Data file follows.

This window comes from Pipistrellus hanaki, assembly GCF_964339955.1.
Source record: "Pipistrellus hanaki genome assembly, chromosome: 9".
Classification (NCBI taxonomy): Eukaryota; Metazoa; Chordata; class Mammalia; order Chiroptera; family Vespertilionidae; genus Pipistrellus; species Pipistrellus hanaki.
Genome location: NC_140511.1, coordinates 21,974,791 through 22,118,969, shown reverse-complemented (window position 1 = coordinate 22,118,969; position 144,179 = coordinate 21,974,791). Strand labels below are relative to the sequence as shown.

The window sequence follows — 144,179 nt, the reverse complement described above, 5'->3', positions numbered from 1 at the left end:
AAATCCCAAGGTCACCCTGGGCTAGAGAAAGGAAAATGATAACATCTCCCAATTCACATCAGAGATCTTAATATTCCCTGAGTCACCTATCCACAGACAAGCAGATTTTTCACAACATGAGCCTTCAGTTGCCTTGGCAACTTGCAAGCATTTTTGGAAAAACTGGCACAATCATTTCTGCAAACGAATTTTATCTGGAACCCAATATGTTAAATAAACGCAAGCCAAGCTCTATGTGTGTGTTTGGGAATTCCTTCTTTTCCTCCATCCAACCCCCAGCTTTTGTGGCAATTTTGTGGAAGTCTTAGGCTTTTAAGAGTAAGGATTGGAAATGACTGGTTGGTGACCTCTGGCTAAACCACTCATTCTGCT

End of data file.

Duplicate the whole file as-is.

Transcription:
This window comes from Pipistrellus hanaki, assembly GCF_964339955.1.
Source record: "Pipistrellus hanaki genome assembly, chromosome: 9".
Classification (NCBI taxonomy): Eukaryota; Metazoa; Chordata; class Mammalia; order Chiroptera; family Vespertilionidae; genus Pipistrellus; species Pipistrellus hanaki.
Genome location: NC_140511.1, coordinates 21,974,791 through 22,118,969, shown reverse-complemented (window position 1 = coordinate 22,118,969; position 144,179 = coordinate 21,974,791). Strand labels below are relative to the sequence as shown.

The window sequence follows — 144,179 nt, the reverse complement described above, 5'->3', positions numbered from 1 at the left end:
AAATCCCAAGGTCACCCTGGGCTAGAGAAAGGAAAATGATAACATCTCCCAATTCACATCAGAGATCTTAATATTCCCTGAGTCACCTATCCACAGACAAGCAGATTTTTCACAACATGAGCCTTCAGTTGCCTTGGCAACTTGCAAGCATTTTTGGAAAAACTGGCACAATCATTTCTGCAAACGAATTTTATCTGGAACCCAATATGTTAAATAAACGCAAGCCAAGCTCTATGTGTGTGTTTGGGAATTCCTTCTTTTCCTCCATCCAACCCCCAGCTTTTGTGGCAATTTTGTGGAAGTCTTAGGCTTTTAAGAGTAAGGATTGGAAATGACTGGTTGGTGACCTCTGGCTAAACCACTCATTCTGCT